According to the American Research Group, shoppers around the country are planning to spend an average of $861 on gifts alone this holiday season. Other studies estimate that figure to be even higher, approaching $1,000. These figures are alarmingly high, especially considering that they don’t include other holiday expenses that are easy to overlook—things like travel, food, party supplies and so on. Once you account for all of these holiday expenses, how much should you spend in total? It turns out that there is an easy formula to help make sure you don’t overspend and extend your holidays beyond your financial means.
Formula for Holiday Spending
The formula for holiday spending accounts for gifts, food, parties, travel and holiday donations. Once these are included, you should spend no more than 1.5 percent of your income on them. It’s that simple.
Let’s return to the estimated average of $861. If that was 1.5 percent of someone’s income, then they would be making $56,666. But we know this figure doesn’t include a lot of the other holiday expenses, and if we add those in (even with conservative estimates), then $861 is probably closer to $950. And if $950 is 1.5 percent of income, then the income is $63,333.
Why does any of this matter? The reason is that the median household income in the United States is about $50,000, putting the average recommended holiday budget at $750. This is more than $100 less than the average American gifts budget reported in the study! (Of course, higher income earners might have skewed that figure, but we still need an important reminder to watch our holiday spending!) Once you establish a budget ($750 in our case), you should then choose how to allocate the money to your different commitments. Here’s an example:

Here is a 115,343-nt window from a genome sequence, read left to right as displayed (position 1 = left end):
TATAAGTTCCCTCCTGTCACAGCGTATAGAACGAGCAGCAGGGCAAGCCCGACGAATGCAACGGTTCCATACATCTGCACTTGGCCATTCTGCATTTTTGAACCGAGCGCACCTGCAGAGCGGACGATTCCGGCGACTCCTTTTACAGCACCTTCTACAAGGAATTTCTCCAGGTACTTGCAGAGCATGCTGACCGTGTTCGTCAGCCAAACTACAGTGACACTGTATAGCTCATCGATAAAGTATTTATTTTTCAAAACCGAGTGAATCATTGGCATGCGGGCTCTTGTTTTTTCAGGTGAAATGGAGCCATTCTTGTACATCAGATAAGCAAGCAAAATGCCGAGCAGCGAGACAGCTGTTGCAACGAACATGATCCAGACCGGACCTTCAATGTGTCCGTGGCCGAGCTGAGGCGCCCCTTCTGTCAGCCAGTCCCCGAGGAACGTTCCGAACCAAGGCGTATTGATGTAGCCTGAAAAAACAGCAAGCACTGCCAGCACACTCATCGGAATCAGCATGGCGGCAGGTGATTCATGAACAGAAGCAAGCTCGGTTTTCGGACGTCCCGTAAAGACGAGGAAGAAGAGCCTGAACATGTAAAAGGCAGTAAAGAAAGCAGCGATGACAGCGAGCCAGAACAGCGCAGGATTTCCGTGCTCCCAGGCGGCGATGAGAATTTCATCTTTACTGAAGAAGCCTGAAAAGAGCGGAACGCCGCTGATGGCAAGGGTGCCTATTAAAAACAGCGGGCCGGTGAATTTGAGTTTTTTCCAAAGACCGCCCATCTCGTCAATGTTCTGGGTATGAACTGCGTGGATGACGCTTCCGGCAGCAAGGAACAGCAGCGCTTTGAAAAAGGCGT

Total Budget: $750
Gifts – 50%: $375
Parties – 10%: $75
Travel – 20%: $150
Food – 10%: $75
Donations – 10%: $75
Check Out Our Tool
This looks easy enough, right? But we have a tool that makes it even simpler. Check out our holiday budget planner, which uses your income to create your holiday budget and then let’s you allocate funds. You can even list the people you are buying for, the items you need to purchase, etc., so it’s handy from an organizational standpoint, too.
Santa’s not the only one who makes a list and checks it twice. Be sure to work on your holiday budget list, this year too! If you would like further help with your budget or getting out of debt, please contact us for free credit counseling. Our credit counselors are ready to help turn this holiday season into your best financial season.